WR Doug Baldwin – After trending up in 2015 (78/1069/14) and 2016 (94/1128/7), Baldwin failed to produce a season worthy of his ADP in 2017. He caught 75 of his 116 targets for 991 yards and eight TDs. Doug finished with only two games with over 100 yards receiving with a miserable end to the year over his last seven starts (21 catches for 453 yards and five TDs on 37 targets). Over first eight games, Baldwin had four games with double-digit targets (15, 12, 10, and 12) while receiving seven targets or fewer in each of his last eight games. He plays for one of the top QBs in the games, but he’s averaged only 7.2 targets per game over the last three seasons. If Brandon Marshall plays well, Baldwin is going to slip to the second option in the passing game. It may not result in a drop in opportunity, but it may create more peaks and valleys from game to game. Not an edge for me at WR, but his ability to deliver some big games and TDs gives him the best value as a WR2 in PPR leagues. I’ll lower his projections to 80 catches for 1,000 yards with mid-level TDs.
8/3/2018 > Baldwin is battling a left knee issue that will keep him out for most of the preseason. Seattle suggests he’ll be fine by the start of the regular season. I’d say proceed with caution in the early draft season until we have a better outlook on his health.
WR Tyler Lockett – The early report in 2016 suggested Lockett suffered a torn PCL in his knee in Week 1 leading to his step back in production in his second year in the league. Tyler did flash in Week 2 (4/99), but he was only on the field for 27 plays with only four targets. He barely saw the field over the next two games (23 and 14 plays). From Week 3 to Week 16, he had four catches or fewer in 11 games and fewer the 50 yards receiving in ten games. His season ended in Week 16 with a broken leg. Thanks to one big run (75 yards), Lockett finished with a career-high in combined rushing and receiving yards (711) with only two TDs. In 2017, Tyler had another boring season (45/555/2) with a career-high 71 targets. His best success came in Week 8 (6/121) and Week 14 (4/90/1). Over his last 12 games of the year, Lockett had fewer than 40 yards receiving in ten games. Tyler hasn’t been healthy over the last two seasons, which gives him a chance to be more explosive in 2018. He remains the WR3 as long as Brandon Marshall remains upright. With weakness at TE, Lockett may very set a career high in catches, receiving yards, and targets. I’ll start the bidding at a 5/700/5 type season.
WR Brandon Marshall – Brandon had the best production of his career in 2015 (109/1502/14 on 173 targets). In 2016, he finished with only two games with over 100 yards receiving (6/101 and 8/114/1). Over his last ten games in 2016, Marshall had only one TD with four catches or fewer in eight games while playing through a hip, a shoulder, and a foot injury. Last year Brandon crushed Fantasy owners in Week 1 (1/10 on four targets) and Week 2 (1/17 on five targets) while having a slight pulse in his next two games (8/66 and 6/46) thanks to a massive bump in targets (11 and 10). His season ended in Week 5 (2/15) with a left ankle injury, which required surgery. At age 34, Fantasy owners have lost faith even with seven seasons with over 1,000 yards receiving and five years with 100 catches or more. Over 172 career games, Marshall has 82 TDs. The real question here is if Brandon has any heart left in his game or is he content collecting a paycheck in the booth? Seattle doesn’t throw the ball enough for him to be a WR1 in the Fantasy market even with a rebound season. Possible 70+ catches for 900+ yards with about seven TDs, but I need to see positive reports over the summer. I’m only shopping here if his price point is favorable.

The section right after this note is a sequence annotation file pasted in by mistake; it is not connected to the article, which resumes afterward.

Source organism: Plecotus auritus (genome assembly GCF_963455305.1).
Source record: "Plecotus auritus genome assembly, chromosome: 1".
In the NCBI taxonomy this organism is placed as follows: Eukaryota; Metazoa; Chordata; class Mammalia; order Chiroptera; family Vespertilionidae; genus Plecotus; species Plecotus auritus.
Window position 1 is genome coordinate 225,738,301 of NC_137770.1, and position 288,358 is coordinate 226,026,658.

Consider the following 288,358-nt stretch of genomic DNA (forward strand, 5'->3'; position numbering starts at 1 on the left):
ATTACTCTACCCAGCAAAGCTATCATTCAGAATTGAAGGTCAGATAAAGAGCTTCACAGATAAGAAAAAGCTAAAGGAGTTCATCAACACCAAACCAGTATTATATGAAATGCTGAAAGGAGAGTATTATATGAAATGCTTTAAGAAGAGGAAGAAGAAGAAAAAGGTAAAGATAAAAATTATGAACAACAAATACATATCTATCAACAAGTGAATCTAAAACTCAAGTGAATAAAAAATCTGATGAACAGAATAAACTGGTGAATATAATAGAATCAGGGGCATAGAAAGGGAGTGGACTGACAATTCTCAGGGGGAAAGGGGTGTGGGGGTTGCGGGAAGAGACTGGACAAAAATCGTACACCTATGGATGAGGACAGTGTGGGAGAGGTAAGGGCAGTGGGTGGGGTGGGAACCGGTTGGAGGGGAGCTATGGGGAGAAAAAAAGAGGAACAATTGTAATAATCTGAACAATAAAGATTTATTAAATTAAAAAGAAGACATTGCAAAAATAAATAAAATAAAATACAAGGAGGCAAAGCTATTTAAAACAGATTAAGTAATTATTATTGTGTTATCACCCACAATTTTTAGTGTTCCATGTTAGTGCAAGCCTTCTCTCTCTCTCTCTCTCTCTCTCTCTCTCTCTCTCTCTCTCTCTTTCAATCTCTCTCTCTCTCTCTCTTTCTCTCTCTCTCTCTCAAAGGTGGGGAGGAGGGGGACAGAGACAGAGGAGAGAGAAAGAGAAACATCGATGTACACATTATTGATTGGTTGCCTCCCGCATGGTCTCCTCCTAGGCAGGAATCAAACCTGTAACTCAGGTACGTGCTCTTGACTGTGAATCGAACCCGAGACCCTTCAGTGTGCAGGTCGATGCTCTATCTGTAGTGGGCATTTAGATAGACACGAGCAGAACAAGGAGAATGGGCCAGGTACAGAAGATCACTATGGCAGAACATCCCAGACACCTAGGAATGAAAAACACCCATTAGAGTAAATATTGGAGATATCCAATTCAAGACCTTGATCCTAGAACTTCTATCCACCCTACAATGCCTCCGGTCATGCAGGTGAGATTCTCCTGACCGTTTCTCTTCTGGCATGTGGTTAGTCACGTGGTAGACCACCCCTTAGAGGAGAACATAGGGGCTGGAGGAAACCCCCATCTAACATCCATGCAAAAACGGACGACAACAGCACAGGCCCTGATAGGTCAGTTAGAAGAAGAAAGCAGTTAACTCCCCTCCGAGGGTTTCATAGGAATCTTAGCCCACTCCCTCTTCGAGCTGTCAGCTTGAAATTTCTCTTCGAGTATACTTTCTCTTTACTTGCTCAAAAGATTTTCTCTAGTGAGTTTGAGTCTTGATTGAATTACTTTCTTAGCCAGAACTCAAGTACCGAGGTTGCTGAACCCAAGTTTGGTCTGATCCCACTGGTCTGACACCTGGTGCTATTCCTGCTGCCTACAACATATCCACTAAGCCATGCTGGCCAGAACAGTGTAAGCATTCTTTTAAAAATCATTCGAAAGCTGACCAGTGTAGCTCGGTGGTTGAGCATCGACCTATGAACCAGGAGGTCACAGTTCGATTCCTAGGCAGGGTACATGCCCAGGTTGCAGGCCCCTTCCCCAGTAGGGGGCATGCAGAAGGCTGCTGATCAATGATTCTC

Update: 8/14/2018 > For the first time all summer, there was a positive blurb from the Seattle coaching staff about the direction of Brandon Marshall. He’s a talented player with a long resume of success while having a clear to opportunity if Marshall can regain his health. Still a late flier, but his recent news will give a push slightly up draft boards.
TE Ed Dickson – The last man standing at TE for the Seahawks is Mr. Dickson. As a fill in for the injured Greg Olsen in 2017, Ed had his best season (30/437/1 on 48 targets) since his sophomore campaign (54/528/5 on 89 targets) with the Ravens. Dickson only had one game of value in 2017 (5/175 on five targets) thanks to him being overlooked in the deep passing game by the Lions in Week 5. Over his next 11 games, he only has a combined 19 catches for 166 yards and one TD on 34 targets. There’s no Fantasy upside here even if he’s named the starter.
2018 Fantasy Football: Positional Team OutlooksFantasy Football Rainman Shawn Childs, a six-figure high-stakes career earner and one of the most accurate rankers in the industry, previews the most relevant players at each skill position on all 32 NFL teams! Use these team previews to DOMINATE your competition as we approach the 2018 Fantasy Football season!